- classic disease results from deficiency of factor VIII clotting activity;
- hemophilia A is not caused by an absolute deficiency of factor VIII, but from an abnormal molecule making up part of the VIII clotting factor;
- hemophilic arthropathy: pathologic changes (coag pathway / coag labs);
- inheritance pattern:
- sex-linked recessive;
- affected male will have normal sons but daughters who are carriers;
- female carriers may have abnormal coag studies or even mild bleeding diathesis, only affected males demonstrate bleeding problems;
- Von Willebrand's disease:
- autosomal dominant transmission, long bleeding time, decreased factor VIII antigen level, & decrease in ristocetin induced platelet aggregation;
- infrequently causes musculoskeletal problems, may also exhibit low levels of factor VIII activity;
- Hemophilia B: (Christmas disease)
- dx is confirmed by abnormal PTT & low factor IX activity;
- results from a deficiency of clotting factor IX;
- although not as common as hemophilia A, factor IX deficiency is similar in that both diseases have sex-linked recessive inheritance, exhibit spontaneous muscle or joint hemorrhages, and commonly produce crippling arthritides;
- clinical stages
- patients may present with a recurrent knee hemarthrosis;
- diagnosis of hemophilia A is confirmed by an abnormal PTT, a normal bleeding time, and, most importantly, by a low level of factor VIII activity;
- extraarticular lesions
Radiographic Findings in Hemophilia »
Medical Management of Hemophilia »
Management of Specific Joints
- arm and forearm:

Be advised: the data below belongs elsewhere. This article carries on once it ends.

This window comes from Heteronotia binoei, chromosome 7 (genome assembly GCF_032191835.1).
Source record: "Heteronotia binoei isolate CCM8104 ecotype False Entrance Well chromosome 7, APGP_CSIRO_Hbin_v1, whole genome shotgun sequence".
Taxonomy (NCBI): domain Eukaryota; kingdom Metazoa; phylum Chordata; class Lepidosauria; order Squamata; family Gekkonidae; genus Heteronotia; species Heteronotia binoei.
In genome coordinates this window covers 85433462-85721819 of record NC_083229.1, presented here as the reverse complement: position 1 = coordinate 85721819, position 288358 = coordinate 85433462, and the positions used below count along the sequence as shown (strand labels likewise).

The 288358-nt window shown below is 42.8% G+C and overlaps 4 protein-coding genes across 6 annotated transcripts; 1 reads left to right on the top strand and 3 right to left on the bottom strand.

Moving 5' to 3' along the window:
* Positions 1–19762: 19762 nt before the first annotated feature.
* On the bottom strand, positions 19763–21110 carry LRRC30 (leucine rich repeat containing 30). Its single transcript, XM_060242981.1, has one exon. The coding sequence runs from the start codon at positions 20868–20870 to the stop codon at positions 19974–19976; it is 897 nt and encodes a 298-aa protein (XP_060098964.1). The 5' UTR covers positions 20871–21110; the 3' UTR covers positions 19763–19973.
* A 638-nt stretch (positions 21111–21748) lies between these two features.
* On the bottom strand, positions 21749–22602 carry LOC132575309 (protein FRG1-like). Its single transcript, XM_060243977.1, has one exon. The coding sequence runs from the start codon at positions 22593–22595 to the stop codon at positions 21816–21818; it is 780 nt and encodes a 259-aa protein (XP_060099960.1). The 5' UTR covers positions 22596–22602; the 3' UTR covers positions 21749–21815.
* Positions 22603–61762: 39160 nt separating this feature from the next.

- w/ moderate destructive changes of hemophilic arthropathy, including marked hypertrophy of the radial head;
- radial head resection w/ synovectomy: (see radial head excision)
- indicated even in presence of advanced disease;
- will maintain joint function and will reduce frequency of hemarthrosis;
- hip joint:
- there is a high rate of loosening of cemented femoral components (35% over 8 yrs);
- higher rate of infection when there is concomitant HIV infection (11%);
- knee joint:
- synovectomy is indicated when recurrent hemarthrosis continues despite optimal medical management;
- Synovectomy of the knee in young patients with hemophilia.
- Arthroscopy of the knee in hemophilia.
- Synovectomy of the knee for hemophilic arthropathy.
- Synovectomy and continuous passive motion (CPM) in hemophiliac patients.
- Open and arthroscopic synovectomy in hemophilic arthropathy of the knee.
- Arthroscopic synovectomy for chronic hemophilic synovitis of the knee.
- Long term follow-up of arthroscopic synovectomy for chronic hemophilic synovitis.
- Synovectomy of the knee in hemophilia.
- total knee arthroplasty:
- ankle joint:
- Arthropathy of the ankle in hemophilia
- Synovectomy of the Ankle for Hemophilic Arthropathy.
- HIV infection was common in the past common due to tainted factor VIII;
- Antibodies to factor VIII;
- develops in approximately 15% of classical hemophiliacs;
- these pts have inhibitors to usual replacement therapy & therefore elective surgery is contraindicated
- Surgical management of advanced hemophilic arthropathy. An overview of 20 years' experience.
- Radiocolloids in the management of hemophilic arthropathy in children and adolescents.
- On the natural history of hemophilic pseudotumor.
- Surgical management of musculoskeletal involvement in hemophilic patients.
- Intraarticular bleeding in children with hemophilia: the prevention of arthropathy.
- Synovectomy in hemophilic arthropathy. A retrospective review of 17 cases.
- Management of fractures in hemophilia.
- Fractures and dislocations in hemophilia.
- Synoviorthesis with Colloidal Phosphorus-32 Chromic Phosphate for the Treatment of Hemophilic Arthropathy.
- Orthopaedic problems in hemophilia.